2 When John heard in prison of the works of the Messiah, he sent his disciples to him 3 with this question, “Are you the one who is to come, or should we look for another?” 4 Jesus said to them in reply, “Go and tell John what you hear and see: 5 the blind regain their sight, the lame walk, lepers are cleansed, the deaf hear, the dead are raised, and the poor have the good news proclaimed to them. 6 And blessed is the one who takes no offense at me.” 7 As they were going off, Jesus began to speak to the crowds about John, “What did you go out to the desert to see? A reed swayed by the wind? 8 Then what did you go out to see? Someone dressed in fine clothing? Those who wear fine clothing are in royal palaces. 9 Then why did you go out? To see a prophet? Yes, I tell you, and more than a prophet. 10 This is the one about whom it is written: ‘Behold, I am sending my messenger ahead of you; he will prepare your way before you.’ 11 Amen, I say to you, among those born of women there has been none greater than John the Baptist; yet the least in the kingdom of heaven is greater than he. (Matthew 11:2-11)
The “works of the Christ” (Mt 11:2), which have been set out in chapters 5–10, provoked different responses from different groups. These responses, most of which consist of misunderstanding if not outright rejection, are examined in chapters 11–12, and explained in the parables of chapter 13. Further examples of the response to Jesus will occur in chapters 14–16, until the true response is found in Peter’s confession in 16:13–20, which will bring the second main part of Matthew’s Gospel to its climax. This is the thread which runs through these chapters. Through them we are led from a view of Jesus as others saw him to the true confession of him as Messiah which eluded most of his contemporaries, conditioned as they were by erroneous or inadequate ideas of the Messiah.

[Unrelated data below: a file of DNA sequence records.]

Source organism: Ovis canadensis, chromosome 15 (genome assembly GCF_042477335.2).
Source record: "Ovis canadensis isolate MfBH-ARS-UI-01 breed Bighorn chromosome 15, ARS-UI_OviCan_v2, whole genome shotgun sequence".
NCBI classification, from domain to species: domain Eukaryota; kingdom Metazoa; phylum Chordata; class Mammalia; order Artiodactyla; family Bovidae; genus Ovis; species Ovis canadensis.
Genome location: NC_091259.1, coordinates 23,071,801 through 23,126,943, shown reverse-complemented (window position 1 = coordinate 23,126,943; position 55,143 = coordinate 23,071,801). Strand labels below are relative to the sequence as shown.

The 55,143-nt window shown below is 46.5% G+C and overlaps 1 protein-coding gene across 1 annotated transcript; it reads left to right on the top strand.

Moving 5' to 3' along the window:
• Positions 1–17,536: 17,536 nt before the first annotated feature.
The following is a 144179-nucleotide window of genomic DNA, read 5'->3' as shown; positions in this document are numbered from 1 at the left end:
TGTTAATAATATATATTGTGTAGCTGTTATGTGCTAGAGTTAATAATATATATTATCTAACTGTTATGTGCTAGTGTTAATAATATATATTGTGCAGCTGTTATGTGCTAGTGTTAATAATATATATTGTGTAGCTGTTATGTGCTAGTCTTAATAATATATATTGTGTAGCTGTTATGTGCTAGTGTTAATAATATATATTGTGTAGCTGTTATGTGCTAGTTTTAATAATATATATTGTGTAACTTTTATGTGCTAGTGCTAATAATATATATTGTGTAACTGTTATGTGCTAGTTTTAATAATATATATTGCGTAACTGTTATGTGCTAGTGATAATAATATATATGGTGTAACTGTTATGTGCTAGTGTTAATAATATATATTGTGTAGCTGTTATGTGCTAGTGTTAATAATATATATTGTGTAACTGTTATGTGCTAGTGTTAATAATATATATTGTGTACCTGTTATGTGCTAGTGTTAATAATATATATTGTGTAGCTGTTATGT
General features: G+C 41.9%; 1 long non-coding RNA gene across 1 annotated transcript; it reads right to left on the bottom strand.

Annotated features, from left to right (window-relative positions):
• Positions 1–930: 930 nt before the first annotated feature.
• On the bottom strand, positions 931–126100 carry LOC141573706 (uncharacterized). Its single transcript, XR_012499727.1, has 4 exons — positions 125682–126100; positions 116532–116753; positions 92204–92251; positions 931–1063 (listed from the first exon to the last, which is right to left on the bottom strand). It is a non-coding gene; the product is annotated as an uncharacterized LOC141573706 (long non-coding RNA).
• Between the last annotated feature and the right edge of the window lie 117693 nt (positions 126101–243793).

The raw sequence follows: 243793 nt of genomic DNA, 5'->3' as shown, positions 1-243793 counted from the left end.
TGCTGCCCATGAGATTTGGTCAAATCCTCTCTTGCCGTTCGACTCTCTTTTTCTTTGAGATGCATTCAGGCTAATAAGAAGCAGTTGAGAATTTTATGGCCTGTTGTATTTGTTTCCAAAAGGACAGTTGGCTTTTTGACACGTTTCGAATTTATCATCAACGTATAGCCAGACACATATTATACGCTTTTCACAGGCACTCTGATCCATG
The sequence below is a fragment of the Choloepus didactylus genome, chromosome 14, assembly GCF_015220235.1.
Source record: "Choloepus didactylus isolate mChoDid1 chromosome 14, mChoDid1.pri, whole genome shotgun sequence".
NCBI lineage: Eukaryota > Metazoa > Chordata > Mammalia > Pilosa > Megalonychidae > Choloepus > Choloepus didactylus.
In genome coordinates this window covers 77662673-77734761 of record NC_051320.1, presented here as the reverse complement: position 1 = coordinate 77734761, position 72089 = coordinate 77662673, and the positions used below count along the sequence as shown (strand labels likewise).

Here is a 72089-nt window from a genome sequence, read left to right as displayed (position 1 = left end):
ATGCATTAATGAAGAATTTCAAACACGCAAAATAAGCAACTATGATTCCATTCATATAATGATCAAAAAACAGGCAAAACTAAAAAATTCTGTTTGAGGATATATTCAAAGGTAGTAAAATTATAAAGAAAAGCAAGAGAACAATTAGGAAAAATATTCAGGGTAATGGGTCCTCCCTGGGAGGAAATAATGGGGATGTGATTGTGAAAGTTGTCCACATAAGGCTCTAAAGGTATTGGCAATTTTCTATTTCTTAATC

More immediately, this passage marks a transition. “When Jesus finished giving these commands to his twelve disciples, he went away from that place to teach and to preach in their towns” (Mt 11:1). With this one verse, Matthew signals the end of the missionary discourse (Mt 10) in 11:1 with nothing said about the disciples’ actual mission or their return (as in Luke 9). The spotlight remains on Jesus as he continues his work. The themes of unbelief and rejection that were so prominent in the missionary discourse are continued, but we are given more information about Jesus’ identity as the Messiah (11:1–6), the Wisdom of God (11:25–30), and the Servant of God (12:15–21).
This passage also has a liturgical context in its use as the Gospel of the 3rd Sunday in Advent, Gaudete Sunday. On the 2nd Sunday of Advent, our Gospel reading presented the preaching of John the Baptist. Near the end of this reading, Matthew portrays John, not only as a prophet, but as a forerunner to Jesus. John is quoted as speaking about “the one who is coming after me,” who “is mightier than I” (3:11), which makes this selection especially appropriate for Advent. On the 3rd Sunday of Advent this year, we read the episode in which John, already in prison, sends some of his disciples to ask Jesus, “Are you the one who is to come, or should we look for another?” (11:3). Jesus does not respond directly, but simply points out that he is doing the things Isaiah mentions in describing a time when people will experience God’s glory and splendor, restoration and salvation (alluding to Isa 35:1-6, this Sunday’s first reading). It is this accent, in anticipation of its joyous fulfillment that gives Gaudete Sunday its focus.
In either its scriptural or liturgical focus, a key point is that if both prophet and Messiah have appeared, then their joint call to repentance (recall 3:2; 4:17) must be urgently heeded – be it John’s message unremittingly austere or Jesus also preaching the joy of the kingdom (11:16–19).